Meanwhile @EricHolthaus tweets that Invest 96L could be a tropical threat to the U.S. next week, based on the first model runs.

It’s still too early to tell, but Hurricane Hunters are on call to investigate 96L Thursday afternoon if necessary.

Check out I.I.I. facts and statistics on hurricanes.

And a shout-out to  Paul Dzielinski of The Dec Page who hosts Calvalcade of Risk #215 Dog Days of Summer edition here.

We’re honored to be hosting Cavalcade of Risk #209. For those of you not already in the know, the CavRisk blog carnival is a round-up of risk and insurance-related posts from around the blogosphere.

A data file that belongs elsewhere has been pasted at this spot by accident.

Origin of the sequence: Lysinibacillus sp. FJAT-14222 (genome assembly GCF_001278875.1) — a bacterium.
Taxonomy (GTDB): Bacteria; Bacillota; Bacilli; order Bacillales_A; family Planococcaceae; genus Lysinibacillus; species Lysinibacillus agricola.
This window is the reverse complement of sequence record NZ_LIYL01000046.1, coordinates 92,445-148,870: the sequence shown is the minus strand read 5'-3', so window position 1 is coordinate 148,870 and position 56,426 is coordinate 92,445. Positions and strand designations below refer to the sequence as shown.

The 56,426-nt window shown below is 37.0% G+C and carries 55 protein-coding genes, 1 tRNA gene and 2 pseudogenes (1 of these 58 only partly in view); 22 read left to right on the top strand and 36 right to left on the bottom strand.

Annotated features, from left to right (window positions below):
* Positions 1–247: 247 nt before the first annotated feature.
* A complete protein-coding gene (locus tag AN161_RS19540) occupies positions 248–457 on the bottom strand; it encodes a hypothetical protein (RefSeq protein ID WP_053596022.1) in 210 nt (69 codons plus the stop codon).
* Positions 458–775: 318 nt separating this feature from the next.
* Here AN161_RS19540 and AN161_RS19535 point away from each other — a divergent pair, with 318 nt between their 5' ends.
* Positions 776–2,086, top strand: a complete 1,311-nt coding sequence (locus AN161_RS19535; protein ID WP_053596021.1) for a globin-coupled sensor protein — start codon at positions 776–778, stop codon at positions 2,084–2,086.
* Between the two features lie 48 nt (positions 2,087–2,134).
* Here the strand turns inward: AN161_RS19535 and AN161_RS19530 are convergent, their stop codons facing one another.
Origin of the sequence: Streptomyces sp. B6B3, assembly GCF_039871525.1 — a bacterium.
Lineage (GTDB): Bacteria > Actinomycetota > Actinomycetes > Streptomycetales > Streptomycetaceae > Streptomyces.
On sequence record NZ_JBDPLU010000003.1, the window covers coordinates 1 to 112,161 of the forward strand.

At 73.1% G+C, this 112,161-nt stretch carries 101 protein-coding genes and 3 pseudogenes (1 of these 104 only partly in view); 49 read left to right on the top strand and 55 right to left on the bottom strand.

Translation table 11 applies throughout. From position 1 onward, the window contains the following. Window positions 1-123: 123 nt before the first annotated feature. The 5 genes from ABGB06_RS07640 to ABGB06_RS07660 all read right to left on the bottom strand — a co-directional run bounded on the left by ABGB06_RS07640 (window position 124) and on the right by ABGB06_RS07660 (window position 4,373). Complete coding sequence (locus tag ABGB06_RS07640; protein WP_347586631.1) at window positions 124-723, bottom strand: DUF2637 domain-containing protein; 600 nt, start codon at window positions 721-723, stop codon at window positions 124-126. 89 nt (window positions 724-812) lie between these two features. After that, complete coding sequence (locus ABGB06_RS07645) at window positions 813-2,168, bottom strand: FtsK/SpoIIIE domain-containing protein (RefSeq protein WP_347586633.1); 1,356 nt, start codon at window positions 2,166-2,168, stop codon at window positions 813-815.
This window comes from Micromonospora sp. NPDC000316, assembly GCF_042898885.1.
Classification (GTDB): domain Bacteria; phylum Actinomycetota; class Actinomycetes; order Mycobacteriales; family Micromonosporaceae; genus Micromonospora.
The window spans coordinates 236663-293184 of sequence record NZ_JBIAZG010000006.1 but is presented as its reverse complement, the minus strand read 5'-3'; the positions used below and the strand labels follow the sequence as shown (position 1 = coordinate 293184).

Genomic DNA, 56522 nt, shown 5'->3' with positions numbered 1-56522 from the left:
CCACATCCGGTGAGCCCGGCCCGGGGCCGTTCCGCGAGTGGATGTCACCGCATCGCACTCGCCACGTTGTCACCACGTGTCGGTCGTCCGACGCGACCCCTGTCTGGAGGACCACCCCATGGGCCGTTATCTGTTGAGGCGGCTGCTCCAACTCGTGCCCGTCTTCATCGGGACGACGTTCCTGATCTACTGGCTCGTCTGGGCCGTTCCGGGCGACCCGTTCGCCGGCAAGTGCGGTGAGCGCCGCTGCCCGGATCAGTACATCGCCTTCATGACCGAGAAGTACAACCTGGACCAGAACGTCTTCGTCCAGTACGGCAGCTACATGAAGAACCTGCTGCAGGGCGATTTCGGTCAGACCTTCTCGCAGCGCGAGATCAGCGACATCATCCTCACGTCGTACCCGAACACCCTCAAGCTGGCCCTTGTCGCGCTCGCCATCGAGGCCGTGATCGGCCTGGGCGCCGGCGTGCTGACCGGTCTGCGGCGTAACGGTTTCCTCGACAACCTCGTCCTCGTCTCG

With the official start of the 2014 Atlantic hurricane season just days away, there’s no better place to begin this week’s Cav than with a post on hurricane risk pricing. In Hurricane Pricing At All Time Low, Paul Dzielinski of The Dec Page argues that residual market boards and politicians should be taking advantage of this pricing arbitrage to buy more reinsurance.

The techniques insurers use to evaluate and ultimately price a risk have come a long way over the years. InsureBlog’s Henry Stern steps outside his comfort zone with this post on predictive analytics (aka “modeling”) and how this innovative risk assessment tool is used in the commercial risk field in Predictive Analytics (A Risky P&C Post).

Data Breaches are becoming more common in businesses both large and small and these attacks typically are not covered under your standard general liability insurance policy. In Cyber Liability Insurance – A Definition, R J Weiss CFP of WeissIns provides a timely overview of cyber liability insurance and what it covers.